Wednesday, October 05, 2022

Where's all the data?

Fascinating discussion about how book data can inform cultural awareness and potentially improve publisher and the reporting on book publishing.

Where Is All the Book Data?

Perhaps most importantly, however, it is likely that books end up much more racially homogenous—that is, white—as a result of BookScan data, too. For example, in McGrath’s pioneering research on “comp” titles (the books that agents and editors claim are “comparable” to a pitched book), she found that 96 percent of the most frequently used comps were written by white authors. Because one of the most important features of a good comp title is a promising sales history, it is likely that comp titles and BookScan data work together to reinforce conservative white hegemony in the industry.


The many ways that SPL checkout data might be used to understand readers or literary trends are still relatively unexplored. In 2019, The Pudding constructed a silly “Hipster Summer Reading List” based on SPL data, highlighting books that hadn’t been checked from the SPL in over a decade (a perversely funny list but definitely a terrible poolside reading list).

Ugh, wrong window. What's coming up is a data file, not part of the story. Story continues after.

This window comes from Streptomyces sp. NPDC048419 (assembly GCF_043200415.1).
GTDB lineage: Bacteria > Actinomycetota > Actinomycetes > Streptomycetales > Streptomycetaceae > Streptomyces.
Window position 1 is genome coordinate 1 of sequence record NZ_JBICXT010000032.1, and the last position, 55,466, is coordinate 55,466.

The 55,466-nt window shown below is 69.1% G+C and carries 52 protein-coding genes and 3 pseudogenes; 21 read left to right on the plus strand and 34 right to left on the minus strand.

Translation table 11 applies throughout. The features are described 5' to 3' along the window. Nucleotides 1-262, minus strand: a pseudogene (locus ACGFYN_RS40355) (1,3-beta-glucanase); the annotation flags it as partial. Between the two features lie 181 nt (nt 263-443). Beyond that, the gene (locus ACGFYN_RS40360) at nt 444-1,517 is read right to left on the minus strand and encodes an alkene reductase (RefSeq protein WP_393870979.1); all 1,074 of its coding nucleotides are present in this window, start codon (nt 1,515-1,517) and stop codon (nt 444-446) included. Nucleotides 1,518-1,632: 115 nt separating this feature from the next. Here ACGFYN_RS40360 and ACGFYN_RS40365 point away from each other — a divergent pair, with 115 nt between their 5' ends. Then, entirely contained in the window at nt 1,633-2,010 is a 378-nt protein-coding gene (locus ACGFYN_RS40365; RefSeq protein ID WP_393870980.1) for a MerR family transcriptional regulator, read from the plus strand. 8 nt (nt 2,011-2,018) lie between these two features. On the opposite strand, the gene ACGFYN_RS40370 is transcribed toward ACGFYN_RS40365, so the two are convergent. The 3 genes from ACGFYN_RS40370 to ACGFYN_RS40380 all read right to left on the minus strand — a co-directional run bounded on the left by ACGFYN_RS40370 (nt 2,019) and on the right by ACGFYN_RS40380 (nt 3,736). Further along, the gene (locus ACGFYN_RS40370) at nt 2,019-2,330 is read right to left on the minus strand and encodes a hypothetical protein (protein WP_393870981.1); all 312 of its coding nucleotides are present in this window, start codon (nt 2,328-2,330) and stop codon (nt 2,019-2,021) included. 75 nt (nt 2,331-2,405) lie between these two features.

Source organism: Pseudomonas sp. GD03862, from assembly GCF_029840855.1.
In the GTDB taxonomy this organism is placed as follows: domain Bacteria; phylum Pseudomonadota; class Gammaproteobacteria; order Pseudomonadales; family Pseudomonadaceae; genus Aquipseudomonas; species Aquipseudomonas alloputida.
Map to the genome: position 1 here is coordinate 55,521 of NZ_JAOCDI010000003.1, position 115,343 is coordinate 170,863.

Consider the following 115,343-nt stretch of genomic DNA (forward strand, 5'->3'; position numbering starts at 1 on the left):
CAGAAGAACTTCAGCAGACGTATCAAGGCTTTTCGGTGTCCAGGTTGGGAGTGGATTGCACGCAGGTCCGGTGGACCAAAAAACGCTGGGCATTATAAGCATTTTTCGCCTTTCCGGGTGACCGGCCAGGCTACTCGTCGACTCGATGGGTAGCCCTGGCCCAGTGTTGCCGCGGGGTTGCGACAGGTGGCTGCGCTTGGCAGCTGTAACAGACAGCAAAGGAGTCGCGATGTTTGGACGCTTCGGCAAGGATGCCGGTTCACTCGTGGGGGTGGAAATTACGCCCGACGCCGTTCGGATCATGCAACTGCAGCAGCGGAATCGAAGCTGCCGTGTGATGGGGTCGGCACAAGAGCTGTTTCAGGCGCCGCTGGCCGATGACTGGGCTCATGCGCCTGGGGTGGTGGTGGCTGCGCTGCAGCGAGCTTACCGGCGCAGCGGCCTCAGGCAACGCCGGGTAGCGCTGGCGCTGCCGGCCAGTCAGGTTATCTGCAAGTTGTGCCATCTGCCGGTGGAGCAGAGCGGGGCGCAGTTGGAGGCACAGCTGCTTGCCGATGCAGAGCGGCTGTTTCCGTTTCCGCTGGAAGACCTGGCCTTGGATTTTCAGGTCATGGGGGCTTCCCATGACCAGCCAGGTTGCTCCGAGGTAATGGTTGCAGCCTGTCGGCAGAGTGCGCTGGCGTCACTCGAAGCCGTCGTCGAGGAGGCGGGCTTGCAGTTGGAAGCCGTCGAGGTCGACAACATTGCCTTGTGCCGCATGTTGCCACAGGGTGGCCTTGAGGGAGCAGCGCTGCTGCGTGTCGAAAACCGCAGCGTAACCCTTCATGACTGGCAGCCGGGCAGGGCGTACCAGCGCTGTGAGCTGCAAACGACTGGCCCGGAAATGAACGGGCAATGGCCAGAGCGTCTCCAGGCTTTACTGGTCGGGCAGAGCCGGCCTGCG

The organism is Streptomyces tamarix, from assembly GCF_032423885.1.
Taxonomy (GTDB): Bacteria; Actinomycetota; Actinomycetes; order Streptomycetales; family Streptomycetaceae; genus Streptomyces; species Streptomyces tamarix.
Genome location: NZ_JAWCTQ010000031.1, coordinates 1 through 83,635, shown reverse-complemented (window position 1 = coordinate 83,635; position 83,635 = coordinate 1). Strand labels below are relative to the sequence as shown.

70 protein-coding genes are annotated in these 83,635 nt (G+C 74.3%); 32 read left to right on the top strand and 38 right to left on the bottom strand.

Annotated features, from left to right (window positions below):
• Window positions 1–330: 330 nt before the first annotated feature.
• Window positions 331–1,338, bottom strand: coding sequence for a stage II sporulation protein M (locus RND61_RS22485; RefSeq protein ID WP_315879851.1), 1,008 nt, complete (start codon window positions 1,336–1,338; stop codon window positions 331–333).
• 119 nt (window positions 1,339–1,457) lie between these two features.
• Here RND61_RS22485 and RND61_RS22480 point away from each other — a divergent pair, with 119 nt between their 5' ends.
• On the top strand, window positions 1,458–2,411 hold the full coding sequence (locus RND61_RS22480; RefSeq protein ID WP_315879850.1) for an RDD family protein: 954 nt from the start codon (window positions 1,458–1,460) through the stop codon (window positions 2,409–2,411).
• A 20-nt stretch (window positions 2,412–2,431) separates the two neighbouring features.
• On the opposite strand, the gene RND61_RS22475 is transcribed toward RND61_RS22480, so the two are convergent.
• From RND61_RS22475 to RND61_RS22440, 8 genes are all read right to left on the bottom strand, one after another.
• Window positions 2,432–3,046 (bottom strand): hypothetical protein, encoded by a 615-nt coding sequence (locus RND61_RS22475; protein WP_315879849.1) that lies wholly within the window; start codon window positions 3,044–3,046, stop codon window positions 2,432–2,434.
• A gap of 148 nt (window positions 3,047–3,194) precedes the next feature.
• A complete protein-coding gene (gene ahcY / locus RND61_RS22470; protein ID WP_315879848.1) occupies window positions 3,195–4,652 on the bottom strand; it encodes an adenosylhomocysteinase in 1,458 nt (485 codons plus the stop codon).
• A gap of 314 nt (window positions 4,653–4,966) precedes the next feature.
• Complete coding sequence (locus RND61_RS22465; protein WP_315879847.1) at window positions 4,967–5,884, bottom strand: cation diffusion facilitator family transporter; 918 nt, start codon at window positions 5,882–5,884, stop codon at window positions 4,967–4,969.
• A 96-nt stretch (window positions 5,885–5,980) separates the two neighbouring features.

This checkout data is also used internally for a variety of purposes, including to make acquisition decisions, as SPL selection services librarian Frank Brasile explained. But the factor that apparently influences library acquisitions the most is simply what the Big Five choose to publish. “We don’t create content,” Brasile reminded me in a somewhat resigned tone. “We buy content.” To a large extent, then, public libraries inherit the pervasive, problematic whiteness that is endemic in the publishing industry.

As head of Bowker many years ago, we collected book data for higher ed publishers and charged a lot of money for it. At the time we were very interested in expanding into trade books but were not able to pull off the deal to buy the UK firm which launched Nielsen Book Data in the US. Even then, it was clear there were many holes in the data - even with more corporate booksellers - and it only reflected a segment of the market. While this article focuses on trade data, I would speculate that college textbook authorship is singularly (if not more so) (mis)representative.




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